Biologists, governor visit bear den in Pelham

State biologists prepare to tag and weigh a black bear last week in Pelham.

State biologists prepare to tag and weigh a black bear last week in Pelham. GOVERNOR’S PRESS OFFICE/JOSHUA QUALLS

Gov. Maura Healey joined state biologists last Friday to assist with tagging and weighing black bears at the Quabbin Reservoir in Pelham. Information gathered from the visit is part of ongoing black bear research in Massachusetts.

Gov. Maura Healey joined state biologists last Friday to assist with tagging and weighing black bears at the Quabbin Reservoir in Pelham. Information gathered from the visit is part of ongoing black bear research in Massachusetts. GOVERNOR’S PRESS OFFICE/JOSHUA QUALLS

Gov. Maura Healey joined state biologists last Friday to assist with tagging and weighing black bears at the Quabbin Reservoir in Pelham. Information gathered from the visit is part of ongoing black bear research in Massachusetts.

Gov. Maura Healey joined state biologists last Friday to assist with tagging and weighing black bears at the Quabbin Reservoir in Pelham. Information gathered from the visit is part of ongoing black bear research in Massachusetts. GOVERNOR’S PRESS OFFICE/JOSHUA QUALLS

Gov. Maura Healey joined state biologists last Friday to assist with tagging and weighing black bears at the Quabbin Reservoir in Pelham. Information gathered from the visit is part of ongoing black bear research in Massachusetts.

Gov. Maura Healey joined state biologists last Friday to assist with tagging and weighing black bears at the Quabbin Reservoir in Pelham. Information gathered from the visit is part of ongoing black bear research in Massachusetts. GOVERNOR’S PRESS OFFICE/JOSHUA QUALLS

Staff Report

Published: 03-13-2024 10:15 AM

PELHAM — State biologists took the governor for a visit to a black bear den in Pelham last week as part of ongoing research.

Each winter, biologists from the Massachusetts Division of Fisheries and Wildlife (MassWildlife) visit the dens of female black bears, called sows, with radio tracking collars to assess the health and number of new cubs. The study provides critical information about the growing bear population in Massachusetts.

The biologist this year escorted Gov. Maura Healey and several other officials on a visit on Friday, where they were able to get an up-close look at a sow and her three cubs after trained staff immobilized the adult animal.

“We had a great time learning from our wildlife experts and getting to know our bear neighbors,” Healey said in a statement. “Massachusetts is home to an impressive variety of habitats and wildlife. We are committed to using the best possible science to conserve biodiversity in Massachusetts. This black bear research is a great example of how we are making that happen.”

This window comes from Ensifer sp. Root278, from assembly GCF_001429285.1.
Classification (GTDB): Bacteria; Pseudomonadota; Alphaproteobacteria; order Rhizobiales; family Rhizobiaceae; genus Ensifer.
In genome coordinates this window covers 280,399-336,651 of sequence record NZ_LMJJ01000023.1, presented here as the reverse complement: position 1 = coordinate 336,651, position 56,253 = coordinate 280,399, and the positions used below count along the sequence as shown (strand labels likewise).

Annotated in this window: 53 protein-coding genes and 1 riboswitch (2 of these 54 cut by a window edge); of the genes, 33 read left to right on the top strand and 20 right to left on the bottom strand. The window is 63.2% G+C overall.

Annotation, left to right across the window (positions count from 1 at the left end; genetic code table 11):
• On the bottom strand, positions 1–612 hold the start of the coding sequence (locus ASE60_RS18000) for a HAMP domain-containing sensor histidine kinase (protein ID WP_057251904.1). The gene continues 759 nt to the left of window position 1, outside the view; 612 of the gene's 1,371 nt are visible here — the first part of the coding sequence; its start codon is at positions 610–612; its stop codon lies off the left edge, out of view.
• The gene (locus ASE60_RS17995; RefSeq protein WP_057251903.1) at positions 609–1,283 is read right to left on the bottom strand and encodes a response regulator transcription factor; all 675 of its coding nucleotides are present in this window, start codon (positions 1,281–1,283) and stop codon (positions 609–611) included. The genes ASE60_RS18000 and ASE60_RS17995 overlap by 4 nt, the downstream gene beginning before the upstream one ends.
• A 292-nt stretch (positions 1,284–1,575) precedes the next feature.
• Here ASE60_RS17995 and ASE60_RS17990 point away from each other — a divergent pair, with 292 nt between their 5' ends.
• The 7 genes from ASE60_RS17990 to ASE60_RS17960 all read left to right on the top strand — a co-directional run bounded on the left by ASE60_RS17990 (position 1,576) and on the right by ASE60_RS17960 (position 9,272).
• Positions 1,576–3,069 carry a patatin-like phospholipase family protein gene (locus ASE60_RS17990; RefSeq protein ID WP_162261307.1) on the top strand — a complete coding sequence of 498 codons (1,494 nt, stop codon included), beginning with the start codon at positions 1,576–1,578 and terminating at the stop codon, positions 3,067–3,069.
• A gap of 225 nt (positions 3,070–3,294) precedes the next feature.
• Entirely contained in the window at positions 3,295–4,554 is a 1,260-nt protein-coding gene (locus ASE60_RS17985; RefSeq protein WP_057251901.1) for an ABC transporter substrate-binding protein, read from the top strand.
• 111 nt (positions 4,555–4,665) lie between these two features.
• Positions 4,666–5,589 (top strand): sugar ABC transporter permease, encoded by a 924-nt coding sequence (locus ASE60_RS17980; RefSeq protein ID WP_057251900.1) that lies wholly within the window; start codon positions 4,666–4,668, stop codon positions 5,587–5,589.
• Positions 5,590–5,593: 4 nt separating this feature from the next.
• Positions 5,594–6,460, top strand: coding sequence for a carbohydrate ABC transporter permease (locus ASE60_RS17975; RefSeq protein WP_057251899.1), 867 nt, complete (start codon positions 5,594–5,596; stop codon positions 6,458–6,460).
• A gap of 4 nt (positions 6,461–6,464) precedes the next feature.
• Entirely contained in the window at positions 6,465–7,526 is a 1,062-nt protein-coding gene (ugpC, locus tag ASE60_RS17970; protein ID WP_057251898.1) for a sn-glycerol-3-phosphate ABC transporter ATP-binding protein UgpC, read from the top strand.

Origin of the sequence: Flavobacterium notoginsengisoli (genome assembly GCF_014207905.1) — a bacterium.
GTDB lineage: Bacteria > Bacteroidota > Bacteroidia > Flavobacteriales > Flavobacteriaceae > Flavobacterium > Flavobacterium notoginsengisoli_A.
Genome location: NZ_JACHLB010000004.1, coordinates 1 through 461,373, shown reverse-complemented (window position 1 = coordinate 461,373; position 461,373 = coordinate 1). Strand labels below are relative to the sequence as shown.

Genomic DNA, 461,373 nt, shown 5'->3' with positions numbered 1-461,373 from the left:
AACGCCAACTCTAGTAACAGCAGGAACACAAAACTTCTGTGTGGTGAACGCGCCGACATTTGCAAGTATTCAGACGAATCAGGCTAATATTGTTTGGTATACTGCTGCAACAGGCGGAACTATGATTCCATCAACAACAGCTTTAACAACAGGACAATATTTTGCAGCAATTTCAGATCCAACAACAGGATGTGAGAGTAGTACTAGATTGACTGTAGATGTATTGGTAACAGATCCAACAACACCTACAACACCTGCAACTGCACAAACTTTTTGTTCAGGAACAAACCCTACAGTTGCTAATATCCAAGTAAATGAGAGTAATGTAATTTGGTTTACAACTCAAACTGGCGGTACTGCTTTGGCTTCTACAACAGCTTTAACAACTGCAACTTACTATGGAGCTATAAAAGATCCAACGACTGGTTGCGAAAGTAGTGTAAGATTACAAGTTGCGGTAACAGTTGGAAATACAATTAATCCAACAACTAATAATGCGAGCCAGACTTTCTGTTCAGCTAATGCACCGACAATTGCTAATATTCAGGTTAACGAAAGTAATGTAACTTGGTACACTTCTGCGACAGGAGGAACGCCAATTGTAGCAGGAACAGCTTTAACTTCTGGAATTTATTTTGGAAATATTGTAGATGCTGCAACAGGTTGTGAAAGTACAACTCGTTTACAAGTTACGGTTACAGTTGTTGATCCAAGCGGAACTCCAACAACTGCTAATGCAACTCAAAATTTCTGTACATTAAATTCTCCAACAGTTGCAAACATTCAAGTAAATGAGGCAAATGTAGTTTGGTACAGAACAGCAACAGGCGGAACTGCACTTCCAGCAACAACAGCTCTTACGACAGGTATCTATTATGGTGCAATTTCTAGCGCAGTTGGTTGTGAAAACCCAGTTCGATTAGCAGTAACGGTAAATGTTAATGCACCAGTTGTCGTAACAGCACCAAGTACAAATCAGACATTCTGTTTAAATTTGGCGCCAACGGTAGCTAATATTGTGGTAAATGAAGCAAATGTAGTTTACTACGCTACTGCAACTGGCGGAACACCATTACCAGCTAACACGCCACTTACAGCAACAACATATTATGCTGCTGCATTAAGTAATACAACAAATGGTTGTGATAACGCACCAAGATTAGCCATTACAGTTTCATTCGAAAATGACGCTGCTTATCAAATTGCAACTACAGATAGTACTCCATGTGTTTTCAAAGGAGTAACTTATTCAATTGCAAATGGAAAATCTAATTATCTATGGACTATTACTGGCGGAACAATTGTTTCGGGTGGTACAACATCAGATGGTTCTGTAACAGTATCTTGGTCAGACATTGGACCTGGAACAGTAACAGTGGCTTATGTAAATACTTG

While at the den, biologists checked the health of the cubs and mother, and replaced the sow’s GPS tracking collar. Signals from the collar are used throughout the year to see whether bears are visiting natural areas or developed, residential areas. After all the data was collected from the sow and cubs, biologists carefully returned the bears to their den and left the area. Many black bears are becoming more active during this time of year, but sows with cubs remain in their dens for several more weeks.

Joining Healey on Friday were Energy and Environmental Affairs Secretary Rebecca Tepper, Department of Fish and Game Commissioner Tom O’Shea, MassWildlife Director Mark Tisa and first partner Joanna Lydgate.

Tepper said MassWildlife’s black bear research program is the longest of its kind in New England.

“The goal is to understand bear behavior, population size, and movements across Massachusetts,” Tepper said in a statement.

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O’Shea noted that despite Massachusetts being the third most densely populated state in the country, black bear populations are thriving and have expanded their range as far east as the Interstate 495 corridor. Collecting this data helps MassWildlife understand populations, educate the public and minimize conflicts with these creatures, he said.

MassWildlife’s Black Bear Project Leader Dave Wattles said in a statement, “Our goal is to keep these impressive animals wild by understanding their movements and by encouraging people to take actions like removing bird feeders and securing trash in their yards.”